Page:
(Inauguration of the Panchayat at Dahod district, Dhanpura Taluka. June 6, 2003)

 The Dahod district of Gujarat state is primarily inhabited by tribals belonging to the Bakshi Panch. This area is not unknown to me as I have spent my youth touring through it by bus, scooter and motor-bike. Hence, I know about the problems of this area. It is our endeavour to bring happiness to the people in the lowest strata of the society. With this aim in mind, the State Government has created a stream of progress plans. The discussions for the development of tribals and the plans for their upliftment have been ongoing for decades. Even in the past huge amounts of money have been spent on such development projects for tribals. I am not a fool to claim that my predecessors have not made plans for development or spent money for the tribals. However, the difference is the priority of plans.

In the past, assistance was available for the development of tribals from the government and grand programmes were held for the same. The government would give a loan for buying five hens, which would help a tribal to sell eggs and earn his livelihood. Rosy pictures of a happy life were shown to the tribals and many tempting words were spoken. However, most of the time, a tribal would take home five hens and end up killing two the same evening to feed his guests and still spend his life repaying the loan. I feel that this was a misuse of money. Why should the tribals spend their lives raising hens and cooking them? If we are determined to provide financial assistance to Them, why not for a tractor or for higher education? Our government has sent the children of tribals to Canada for higher education, spending upto rupees five lakhs. Individually, it might be a small step, but it symbolizes the change of direction. Representatives of other states such as Rajasthan and Maharashtra visit Gujarat to study our style of working for tribal development known as the “Gujarat Pattern”. This is only because Gujarat provides an ideal example of the service and development of tribal areas.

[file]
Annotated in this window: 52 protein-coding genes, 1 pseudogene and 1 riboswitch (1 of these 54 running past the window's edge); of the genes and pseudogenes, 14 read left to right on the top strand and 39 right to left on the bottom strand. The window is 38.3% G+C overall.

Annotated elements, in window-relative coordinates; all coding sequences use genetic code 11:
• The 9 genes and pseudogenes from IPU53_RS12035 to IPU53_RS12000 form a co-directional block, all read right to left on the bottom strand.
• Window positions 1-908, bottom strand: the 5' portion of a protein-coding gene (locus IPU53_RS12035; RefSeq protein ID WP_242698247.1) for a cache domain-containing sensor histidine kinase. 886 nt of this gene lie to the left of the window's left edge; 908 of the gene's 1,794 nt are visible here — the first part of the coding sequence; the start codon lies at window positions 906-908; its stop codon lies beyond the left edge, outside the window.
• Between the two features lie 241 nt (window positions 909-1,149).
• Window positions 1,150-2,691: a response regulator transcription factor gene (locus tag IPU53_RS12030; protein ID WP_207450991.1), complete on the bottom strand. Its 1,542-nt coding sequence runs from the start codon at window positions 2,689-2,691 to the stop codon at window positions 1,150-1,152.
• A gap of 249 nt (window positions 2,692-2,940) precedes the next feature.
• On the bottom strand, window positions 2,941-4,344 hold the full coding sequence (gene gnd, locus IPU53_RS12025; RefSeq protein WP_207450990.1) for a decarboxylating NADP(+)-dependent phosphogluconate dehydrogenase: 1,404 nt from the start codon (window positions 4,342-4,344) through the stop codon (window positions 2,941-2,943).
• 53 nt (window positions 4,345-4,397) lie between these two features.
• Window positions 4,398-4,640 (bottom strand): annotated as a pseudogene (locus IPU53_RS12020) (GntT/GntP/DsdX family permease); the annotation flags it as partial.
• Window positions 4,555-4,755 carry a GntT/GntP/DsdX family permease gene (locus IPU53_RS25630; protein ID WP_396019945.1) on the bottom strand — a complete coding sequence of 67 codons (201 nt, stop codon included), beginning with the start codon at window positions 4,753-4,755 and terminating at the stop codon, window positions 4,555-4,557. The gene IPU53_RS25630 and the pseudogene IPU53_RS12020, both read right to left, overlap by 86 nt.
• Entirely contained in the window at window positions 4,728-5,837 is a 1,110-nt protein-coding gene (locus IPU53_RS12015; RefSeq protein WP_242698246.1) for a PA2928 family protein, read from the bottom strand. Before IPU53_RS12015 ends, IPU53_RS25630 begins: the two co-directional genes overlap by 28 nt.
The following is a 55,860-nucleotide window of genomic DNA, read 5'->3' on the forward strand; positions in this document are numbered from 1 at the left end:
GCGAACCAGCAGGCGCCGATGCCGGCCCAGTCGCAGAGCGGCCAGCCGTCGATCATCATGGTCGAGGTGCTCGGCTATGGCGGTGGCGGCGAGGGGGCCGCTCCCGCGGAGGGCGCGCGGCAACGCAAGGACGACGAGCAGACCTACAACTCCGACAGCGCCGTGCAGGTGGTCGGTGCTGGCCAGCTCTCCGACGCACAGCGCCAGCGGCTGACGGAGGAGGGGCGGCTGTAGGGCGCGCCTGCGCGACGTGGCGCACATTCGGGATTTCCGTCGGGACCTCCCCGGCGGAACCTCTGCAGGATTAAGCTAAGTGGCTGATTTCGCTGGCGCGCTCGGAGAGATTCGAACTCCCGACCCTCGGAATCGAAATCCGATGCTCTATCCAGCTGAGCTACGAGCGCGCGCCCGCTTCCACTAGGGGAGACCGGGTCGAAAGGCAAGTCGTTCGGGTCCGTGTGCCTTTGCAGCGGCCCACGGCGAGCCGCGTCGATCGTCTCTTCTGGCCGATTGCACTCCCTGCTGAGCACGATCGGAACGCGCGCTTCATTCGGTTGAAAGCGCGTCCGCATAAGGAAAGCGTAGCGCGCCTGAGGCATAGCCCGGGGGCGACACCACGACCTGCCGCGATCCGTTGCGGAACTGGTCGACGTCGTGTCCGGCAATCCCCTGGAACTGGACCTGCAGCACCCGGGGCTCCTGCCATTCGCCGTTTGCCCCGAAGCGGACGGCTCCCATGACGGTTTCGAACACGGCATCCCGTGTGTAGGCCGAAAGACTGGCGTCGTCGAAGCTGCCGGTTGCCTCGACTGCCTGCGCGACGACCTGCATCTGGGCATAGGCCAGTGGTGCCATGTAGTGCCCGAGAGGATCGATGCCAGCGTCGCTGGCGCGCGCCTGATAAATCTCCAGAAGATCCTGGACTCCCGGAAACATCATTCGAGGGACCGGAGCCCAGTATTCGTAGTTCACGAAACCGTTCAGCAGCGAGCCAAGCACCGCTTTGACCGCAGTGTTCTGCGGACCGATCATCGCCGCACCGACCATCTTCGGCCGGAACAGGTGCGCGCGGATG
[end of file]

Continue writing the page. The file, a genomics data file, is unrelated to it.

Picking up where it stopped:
The Power of Management

In the past, the financial assistance to villages was determined in Gandhinagar. A village might require a well and the government would sanction a tank. What use is a tank without a well? Even if a village has a road, the government would plan another road. There is no guarantee that the plans made in air-conditioned rooms in Gandhinagar would benefit the common people of the state. That is why under the Gujarat Pattern, we have formed committees in tribal areas, entrusted money in their hands and asked them to decide the area of development in their villages. This government has given a total of ` 1,54,508 crores to the tribal people in backward areas in a short span of time, and completed more than 61666 projects. I believe that no other state has achieved such a big target for tribal development in the past. We have succeeded because we placed trust in them, worked according to their needs and gave priority to their welfare. This has led to an organized and powerful management of financial assistance to the tribals.

 Partnering with People in Villages

The Gram Sabha is a right step in the direction of development. During a Gram Sabha, a villager can question a government officer about pending proposals in the presence of 50-100 people who attend such Gram Sabhas regularly and keep track of the work being done in their village. This system has given people the courage to discuss problems related to the sanitation, cleanliness, road, or even school. The Gram Sabha

In the Service of the Forest Regions

Has emerged as an effective tool to overcome the hurdles that invariably crop up while resolving public issues. Villagers have become more aware about their own development because of the Gram Sabha, which has created an environment of partnership between the villagers, talatis, government officers, Sarpanch and even the village teacher, for bringing about a paradigm shift in the situation of the village.

The Gram Sabha has been successful in carrying out projects of tribal development due to collective efforts. Most of the problems are solved on the spot. Due to this arrangement, even the people belonging to the lowest strata have now found the confidence to openly present their problems.